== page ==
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Title: Using the conceptual site model approach to characterize groundwater quality

Abstract

To understand groundwater quality, the first step is to develop a conceptual site model (CSM) that describes the site history, describes the geology and the hydrogeology of the site, identifies potential release areas or sources, and evaluates the fate and transport of site related compounds. After the physical site setting is understood and potential release areas are identified, appropriate and representative groundwater monitoring wells may be used to evaluate groundwater quality at a site and provide a network to assess impacts from potential future releases. To develop the CSM, the first step to understand the different requirements from each of the regulatory stakeholders. Each regulatory agency may have different approaches to site characterization and closure (i.e., different groundwater and soil remediation criteria). For example, the United States Environmental Protection Agency (EPA) and state governments have published guidance documents that proscribe the required steps and information needed to develop a CSM. The Nuclear Regulatory Commission (NRC) has a proscriptive model for the Historical Site Assessment under the Multi-Agency Radiation Survey and Site Investigation Manual (MARSSIM), and contains requirements for developing a conceptual site model in NUREG 1757. Federal and state agencies may also have different closure criteria for potential contaminants ofmore » concern. Understanding these differences before starting a groundwater monitoring program is important because the minimum detectable activity (MDA), lowest limit detection (LLD), and sample quantitation limit (SQL) must be low enough so that data may be evaluated under each of the programs. After a Historical Site Assessment is completed a work plan is developed and executed to not only collect physical data that describes the geology and hydrogeology, but to also characterize the soil, groundwater, sediments, and surface water quality of each potentially impacted areas. Although the primary purpose from operations management may be to address radionuclides in groundwater, the same steps are used to assess other potential contaminates of concern. Based on past experiences, each agency (and in turn the public interest groups) appreciate the initiative of an integrated approach. Use and coordination of the file search and investigative effort to understand potential impacts from all environmental impacts (radiological and chemical) will introduce cost savings and reduce the overall schedule for future projects. Be proactive and combine the initial programs to analyze samples for all appropriate chemical and radiological constituents. Because of the differences between the agencies, it is critical that there are ongoing discussions with all of the regulators. By developing a cohesive CSM, working together, sharing data, and being transparent during each step of the CSM development, there will be more trust, more public support and an easier and more efficient closure process if contaminated media are identified. The benefits of this approach include: - Trust with the regulators and the public. - EPA, state and NRC accepted base line evaluation. - Representative groundwater monitoring network. - Reduced number of points needed for long term monitoring. This paper discusses the process of using the CSM approach for groundwater contamination with examples from a variety of NRC licensed sites. (authors)« less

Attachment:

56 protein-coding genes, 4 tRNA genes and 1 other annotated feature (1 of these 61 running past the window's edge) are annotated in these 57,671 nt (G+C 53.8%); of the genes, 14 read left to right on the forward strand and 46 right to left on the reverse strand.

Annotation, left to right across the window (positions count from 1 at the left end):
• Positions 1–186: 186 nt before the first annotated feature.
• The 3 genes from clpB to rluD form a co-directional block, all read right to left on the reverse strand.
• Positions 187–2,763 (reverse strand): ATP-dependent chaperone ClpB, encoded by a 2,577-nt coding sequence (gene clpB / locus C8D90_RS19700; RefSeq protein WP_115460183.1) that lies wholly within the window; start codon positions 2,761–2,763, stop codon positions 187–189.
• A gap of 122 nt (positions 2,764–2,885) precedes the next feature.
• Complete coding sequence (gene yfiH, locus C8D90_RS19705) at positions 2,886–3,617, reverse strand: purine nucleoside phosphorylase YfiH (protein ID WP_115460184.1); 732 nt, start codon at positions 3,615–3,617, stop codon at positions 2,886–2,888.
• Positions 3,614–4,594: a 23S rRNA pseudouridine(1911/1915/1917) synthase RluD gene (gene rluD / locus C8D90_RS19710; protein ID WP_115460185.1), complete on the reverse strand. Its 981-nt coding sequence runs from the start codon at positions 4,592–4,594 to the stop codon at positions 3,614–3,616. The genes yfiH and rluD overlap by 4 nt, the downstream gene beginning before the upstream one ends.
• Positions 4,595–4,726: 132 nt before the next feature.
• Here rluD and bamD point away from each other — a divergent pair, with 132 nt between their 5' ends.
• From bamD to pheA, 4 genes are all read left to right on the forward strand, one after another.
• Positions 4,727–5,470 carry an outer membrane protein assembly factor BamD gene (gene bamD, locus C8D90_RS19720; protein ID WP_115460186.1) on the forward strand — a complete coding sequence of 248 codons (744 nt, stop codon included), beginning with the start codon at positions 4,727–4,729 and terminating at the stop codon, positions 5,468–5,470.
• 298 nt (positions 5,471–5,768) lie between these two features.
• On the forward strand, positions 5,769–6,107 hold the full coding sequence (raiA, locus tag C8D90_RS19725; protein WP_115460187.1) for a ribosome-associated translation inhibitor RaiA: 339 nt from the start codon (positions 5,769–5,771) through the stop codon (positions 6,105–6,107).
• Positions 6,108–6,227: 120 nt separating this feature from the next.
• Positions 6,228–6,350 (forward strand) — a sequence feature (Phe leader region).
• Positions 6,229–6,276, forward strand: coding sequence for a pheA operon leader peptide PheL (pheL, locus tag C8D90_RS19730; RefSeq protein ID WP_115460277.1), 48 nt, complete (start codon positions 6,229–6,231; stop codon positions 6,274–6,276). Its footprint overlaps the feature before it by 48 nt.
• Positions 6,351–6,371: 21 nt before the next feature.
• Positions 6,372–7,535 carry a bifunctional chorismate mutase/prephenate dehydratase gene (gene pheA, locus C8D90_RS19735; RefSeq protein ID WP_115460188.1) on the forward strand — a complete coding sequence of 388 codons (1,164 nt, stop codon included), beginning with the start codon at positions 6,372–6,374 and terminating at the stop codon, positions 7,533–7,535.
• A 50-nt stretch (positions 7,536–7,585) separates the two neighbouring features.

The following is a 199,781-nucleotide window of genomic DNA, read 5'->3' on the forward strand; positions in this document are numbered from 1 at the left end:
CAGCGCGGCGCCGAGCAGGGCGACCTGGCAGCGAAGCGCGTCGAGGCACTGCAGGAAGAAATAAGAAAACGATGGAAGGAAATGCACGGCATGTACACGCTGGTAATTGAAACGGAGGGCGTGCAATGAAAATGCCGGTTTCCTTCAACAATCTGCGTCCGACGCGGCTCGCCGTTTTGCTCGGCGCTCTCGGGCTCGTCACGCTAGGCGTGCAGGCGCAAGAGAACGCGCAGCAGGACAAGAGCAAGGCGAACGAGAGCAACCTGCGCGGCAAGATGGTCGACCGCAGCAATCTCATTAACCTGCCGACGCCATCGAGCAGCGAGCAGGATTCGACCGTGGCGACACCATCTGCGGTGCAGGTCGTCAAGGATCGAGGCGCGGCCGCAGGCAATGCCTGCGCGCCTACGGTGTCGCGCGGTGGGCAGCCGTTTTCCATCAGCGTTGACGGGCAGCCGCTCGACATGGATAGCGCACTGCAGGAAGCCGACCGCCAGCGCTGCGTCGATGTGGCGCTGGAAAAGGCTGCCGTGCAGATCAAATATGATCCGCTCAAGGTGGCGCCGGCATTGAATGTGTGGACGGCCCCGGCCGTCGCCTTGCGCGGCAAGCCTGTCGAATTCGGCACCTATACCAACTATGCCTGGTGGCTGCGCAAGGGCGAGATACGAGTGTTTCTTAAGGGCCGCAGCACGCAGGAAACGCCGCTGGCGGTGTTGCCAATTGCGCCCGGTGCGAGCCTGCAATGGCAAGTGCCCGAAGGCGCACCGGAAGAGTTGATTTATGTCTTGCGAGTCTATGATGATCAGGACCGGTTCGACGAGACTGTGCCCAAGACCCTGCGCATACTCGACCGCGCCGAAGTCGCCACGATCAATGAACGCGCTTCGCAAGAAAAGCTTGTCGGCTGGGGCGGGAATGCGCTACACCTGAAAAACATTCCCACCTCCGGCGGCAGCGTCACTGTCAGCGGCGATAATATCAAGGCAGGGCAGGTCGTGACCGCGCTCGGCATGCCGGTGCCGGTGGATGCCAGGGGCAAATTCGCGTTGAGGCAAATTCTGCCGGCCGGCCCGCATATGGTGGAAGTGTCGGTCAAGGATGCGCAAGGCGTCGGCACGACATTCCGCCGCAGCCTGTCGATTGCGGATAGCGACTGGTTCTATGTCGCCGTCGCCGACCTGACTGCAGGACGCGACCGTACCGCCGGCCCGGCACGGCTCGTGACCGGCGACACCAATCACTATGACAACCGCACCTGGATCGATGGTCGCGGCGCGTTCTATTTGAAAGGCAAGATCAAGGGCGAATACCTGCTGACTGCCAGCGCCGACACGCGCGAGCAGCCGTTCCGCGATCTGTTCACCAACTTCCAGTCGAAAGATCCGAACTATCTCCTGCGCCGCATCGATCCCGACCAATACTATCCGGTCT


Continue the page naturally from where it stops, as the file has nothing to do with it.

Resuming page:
Authors:
; ;  [1]
  1. MACTEC, Inc., Portland, ME (United States)
Publication Date:
Research Org.:
WM Symposia, 1628 E. Southern Avenue, Suite 9 - 332, Tempe, AZ 85282 (United States)
OSTI Identifier:
21294645
Report Number(s):
INIS-US-09-WM-07086
TRN: US10V0054040835
Resource Type:
Conference
Resource Relation:
Conference: WM'07: 2007 Waste Management Symposium - Global Accomplishments in Environmental and Radioactive Waste Management: Education and Opportunity for the Next Generation of Waste Management Professionals, Tucson, AZ (United States), 25 Feb - 1 Mar 2007; Other Information: Country of input: France
Country of Publication:
United States
Language:
English
Subject:
54 ENVIRONMENTAL SCIENCES; CONTAMINATION; ENVIRONMENTAL IMPACTS; GROUND WATER; INFORMATION; MANUALS; MONITORING; RADIOACTIVE WASTES; REMEDIAL ACTION; SEDIMENTS; SITE CHARACTERIZATION; US EPA; WATER QUALITY

Citation Formats

Shephard, E., Glucksberg, N., and Walter, N.. Using the conceptual site model approach to characterize groundwater quality. United States: N. p., 2007. Web.
Shephard, E., Glucksberg, N., & Walter, N.. Using the conceptual site model approach to characterize groundwater quality. United States.
Shephard, E., Glucksberg, N., and Walter, N.. 2007. "Using the conceptual site model approach to characterize groundwater quality". United States. doi:.
@article{osti_21294645,
title = {Using the conceptual site model approach to characterize groundwater quality},
author = {Shephard, E. and Glucksberg, N. and Walter, N.},